The following was written by the White River School District:
About a year and a half ago, Wilkeson Elementary staff packed their classroom supplies in boxes, gathered the students and headed down the road to a temporary learning space in Buckley.
In January, they returned home to a new wing and a welcoming community.
“It’s the prettiest school in the state,” said 95-year-old Robert Peloli, who attended the school along with three generations of family. He also kept a watchful eye over the construction project with his daily visits.
School has changed since Peloli attended. There’s no longer a coatroom for galoshes, or inkwells. Instead there are cubbyholes for coats and SMART boards. No one stokes a furnace fueled by local coal. Today’s energy efficient building has tall windows to let in natural light and show off views of evergreens and eagles. Kids no longer shoot marbles on the playground, but log roll down an artificial-grass knoll.
“You look at a photo of our school and you see small-town charm, but we also have 21st century technology in here. It’s a great combination,” Principal Laurie Gelinas said.
“They’ve created a beautiful learning environment for our Wilkeson students,” Superintendent Janel Keating Hambly said of the architect and construction crew. “Everyone loved being part of this project.”
TIED TO THE PAST
Established in 1913 and listed on historic registers, the Wilkeson sandstone building replaced the old wooden schoolhouse. Closed in 1971 after a levy failure, the building was renovated in 1981 and reopened under the management of the White River School District.
Funded by a 2016 voter-approved bond, the Wilkeson Elementary project goal was to expand the facility while respecting the historic stone structure and embracing the area’s natural surroundings. Integrus Architecture created the vision and Lincoln Construction made it happen.
Work in the existing three-story building included painting reconfigured classrooms, installing plumbing at new classroom sinks and in designated kindergarten and preschool restrooms, and new floor finishes. The two-story addition houses three classrooms, the library, multipurpose room and main office.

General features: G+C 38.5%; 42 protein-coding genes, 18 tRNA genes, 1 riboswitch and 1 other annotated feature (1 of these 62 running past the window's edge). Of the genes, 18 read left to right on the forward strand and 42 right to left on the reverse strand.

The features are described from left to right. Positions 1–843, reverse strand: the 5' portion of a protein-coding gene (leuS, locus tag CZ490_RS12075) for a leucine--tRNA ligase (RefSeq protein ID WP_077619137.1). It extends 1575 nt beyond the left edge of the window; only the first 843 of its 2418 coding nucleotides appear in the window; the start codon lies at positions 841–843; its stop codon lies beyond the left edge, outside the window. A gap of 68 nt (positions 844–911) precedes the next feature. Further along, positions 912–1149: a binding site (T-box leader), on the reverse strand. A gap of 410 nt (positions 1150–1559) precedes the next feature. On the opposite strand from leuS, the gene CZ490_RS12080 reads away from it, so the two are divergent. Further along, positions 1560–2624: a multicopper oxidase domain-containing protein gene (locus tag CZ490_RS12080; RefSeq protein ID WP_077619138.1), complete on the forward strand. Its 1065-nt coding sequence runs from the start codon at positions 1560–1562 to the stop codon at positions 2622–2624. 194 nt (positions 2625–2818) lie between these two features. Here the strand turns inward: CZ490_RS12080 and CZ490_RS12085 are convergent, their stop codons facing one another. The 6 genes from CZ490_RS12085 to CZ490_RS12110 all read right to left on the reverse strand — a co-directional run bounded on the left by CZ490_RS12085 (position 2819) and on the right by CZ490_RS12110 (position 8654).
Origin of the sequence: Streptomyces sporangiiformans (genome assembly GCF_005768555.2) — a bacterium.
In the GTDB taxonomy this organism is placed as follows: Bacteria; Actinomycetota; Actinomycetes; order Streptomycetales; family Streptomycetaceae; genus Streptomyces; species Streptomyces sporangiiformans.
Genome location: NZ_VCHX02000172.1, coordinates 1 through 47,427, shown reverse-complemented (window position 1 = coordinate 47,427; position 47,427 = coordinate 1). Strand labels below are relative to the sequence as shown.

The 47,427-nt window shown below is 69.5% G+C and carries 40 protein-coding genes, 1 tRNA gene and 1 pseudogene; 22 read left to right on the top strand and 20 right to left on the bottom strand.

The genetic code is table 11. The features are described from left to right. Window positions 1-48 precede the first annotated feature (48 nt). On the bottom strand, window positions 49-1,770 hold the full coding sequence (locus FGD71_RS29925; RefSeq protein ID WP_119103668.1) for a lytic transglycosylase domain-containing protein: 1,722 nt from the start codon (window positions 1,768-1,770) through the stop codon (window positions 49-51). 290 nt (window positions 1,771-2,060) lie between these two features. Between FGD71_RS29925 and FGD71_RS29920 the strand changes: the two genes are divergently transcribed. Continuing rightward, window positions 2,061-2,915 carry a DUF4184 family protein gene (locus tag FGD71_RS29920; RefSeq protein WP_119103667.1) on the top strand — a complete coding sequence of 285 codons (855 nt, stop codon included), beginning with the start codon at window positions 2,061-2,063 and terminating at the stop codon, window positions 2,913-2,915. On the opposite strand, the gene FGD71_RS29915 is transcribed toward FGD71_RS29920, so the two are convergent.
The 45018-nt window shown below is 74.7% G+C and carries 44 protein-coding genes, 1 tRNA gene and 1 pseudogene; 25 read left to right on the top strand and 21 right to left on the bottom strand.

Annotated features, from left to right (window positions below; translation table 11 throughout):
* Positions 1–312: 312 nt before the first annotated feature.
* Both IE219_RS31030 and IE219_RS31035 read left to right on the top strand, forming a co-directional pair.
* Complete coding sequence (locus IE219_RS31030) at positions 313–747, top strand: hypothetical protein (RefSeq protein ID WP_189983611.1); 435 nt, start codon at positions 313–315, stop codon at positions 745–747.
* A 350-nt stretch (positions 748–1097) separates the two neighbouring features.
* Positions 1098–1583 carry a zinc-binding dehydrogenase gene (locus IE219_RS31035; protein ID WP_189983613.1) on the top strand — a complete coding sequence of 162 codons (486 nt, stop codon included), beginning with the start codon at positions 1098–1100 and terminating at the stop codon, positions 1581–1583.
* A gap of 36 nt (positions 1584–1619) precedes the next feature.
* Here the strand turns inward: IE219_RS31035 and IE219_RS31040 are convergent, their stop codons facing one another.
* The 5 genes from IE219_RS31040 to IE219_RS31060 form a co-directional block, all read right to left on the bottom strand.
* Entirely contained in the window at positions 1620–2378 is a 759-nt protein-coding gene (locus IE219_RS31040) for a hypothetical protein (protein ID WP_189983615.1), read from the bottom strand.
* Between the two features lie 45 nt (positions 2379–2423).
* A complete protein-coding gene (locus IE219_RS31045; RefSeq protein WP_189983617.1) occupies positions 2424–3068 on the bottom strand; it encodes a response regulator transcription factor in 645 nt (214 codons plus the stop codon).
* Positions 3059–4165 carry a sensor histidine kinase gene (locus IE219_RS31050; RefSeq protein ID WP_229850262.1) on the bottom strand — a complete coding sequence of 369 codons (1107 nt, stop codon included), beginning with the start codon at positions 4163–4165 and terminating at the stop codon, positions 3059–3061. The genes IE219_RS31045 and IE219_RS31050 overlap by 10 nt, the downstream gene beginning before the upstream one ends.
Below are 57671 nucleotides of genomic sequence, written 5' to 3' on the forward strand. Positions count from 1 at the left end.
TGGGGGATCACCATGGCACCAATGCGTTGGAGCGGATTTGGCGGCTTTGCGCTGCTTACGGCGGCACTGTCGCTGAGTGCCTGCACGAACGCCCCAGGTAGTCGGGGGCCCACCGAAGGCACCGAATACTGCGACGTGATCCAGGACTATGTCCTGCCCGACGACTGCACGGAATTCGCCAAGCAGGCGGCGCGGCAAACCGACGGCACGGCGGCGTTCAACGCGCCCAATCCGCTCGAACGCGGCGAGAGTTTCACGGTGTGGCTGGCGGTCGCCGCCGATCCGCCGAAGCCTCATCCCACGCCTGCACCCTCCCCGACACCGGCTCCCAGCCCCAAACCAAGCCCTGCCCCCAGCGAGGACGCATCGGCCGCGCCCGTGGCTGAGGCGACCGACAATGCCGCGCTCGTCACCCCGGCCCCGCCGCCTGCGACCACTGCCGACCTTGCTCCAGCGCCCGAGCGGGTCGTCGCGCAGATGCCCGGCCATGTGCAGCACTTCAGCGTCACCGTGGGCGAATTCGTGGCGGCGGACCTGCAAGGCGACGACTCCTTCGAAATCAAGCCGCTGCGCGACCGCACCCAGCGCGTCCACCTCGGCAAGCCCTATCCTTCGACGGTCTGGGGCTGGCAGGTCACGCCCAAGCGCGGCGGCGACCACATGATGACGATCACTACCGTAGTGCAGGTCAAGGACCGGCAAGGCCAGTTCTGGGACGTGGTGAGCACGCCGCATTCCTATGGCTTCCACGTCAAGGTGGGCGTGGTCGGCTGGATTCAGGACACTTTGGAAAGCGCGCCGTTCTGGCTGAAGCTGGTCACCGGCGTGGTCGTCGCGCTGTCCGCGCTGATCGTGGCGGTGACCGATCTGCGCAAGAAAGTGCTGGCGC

Its exterior finish includes local sandstone quarried by owner Chuck Nelson. And, there’s a new play area.
“We just love it,” said Debbie Tyler, who in addition to her role as office manager, sat on the design team. She has worked in the district for 29 years, the past 16 at Wilkeson. “It’s just the nicest place. I told them I’m going to be your harshest critic. We wanted to really respect the history.”
The real critics were the kids and staff who were excited to be back.
“When you put all the effort into the project at the end of the day you understand what the effort was for, the kids and the community,” said Jamie Tiegs, Lincoln Construction project manager and owner. “It was a huge team effort to make everything come together.”
A photo of the 1913 school dedication covers a wall in the entry. It features the railroad tracks in front of the school and a large crowd gathered for the opening.
“It shows the pride of their town to have this building,” Gelinas said. That spirit hasn’t changed 106 years later. “The community has been so welcoming. The void for the past 1-1/2 years has been replaced with anticipation and a sense of pride.”
Wilkeson Mayor Jeff Sellers said it was quieter around town with the school closed for construction. “Everyone got excited when it opened up again,” he said. “I went to school here. To me it means a lot and it means a lot to a lot of people here. I have three brothers and a sister. We all went to school there.”
Nomad PNW owners Felisha and Jeff Ford moved into town just as the school was closing its doors. They welcomed staff back with coffee and treats. Since the return, they’ve seen a flow of teachers in the morning and parents in the afternoon. As the daughter of a school teacher, “It holds a special spot in my heart for them,” Felisha said. “We’re excited.”
“This beautiful facility reflects the attitude and generosity of our White River family,” said WRSD Board President Denise Vogel. “It truly shows the priority our community places on the care and education or our youngest citizens.”
LIBRARY NAMED FOR LAST COAL MINER
With a sharp memory for detail and a lifetime of experience, Peloli is a walking Wilkeson encyclopedia making naming the elementary school library after the last coal miner living in Wilkeson all the more appropriate.
Up the road from the school, Peloli started working in the mines at 17, pushing coal cars for $1 a day. He also worked in the nearby sandstone quarry. That’s when Wilkeson was a bustling town, shipping coal around the world and supplying sandstone for buildings across the Pacific Northwest.
When the mines closed in the 1970s, he walked into his backyard – Mount Rainier National Park, and worked there until he retired in 1985.
Libraries hold a special place in Peloli’s heart. His wife of 70 years, Laurine, served as the Pierce County librarian at the Wilkeson and Buckley branches. They were married in 1947. Laurine passed away in 2018. Many people fondly remember her time at the library, her kindness and book recommendations.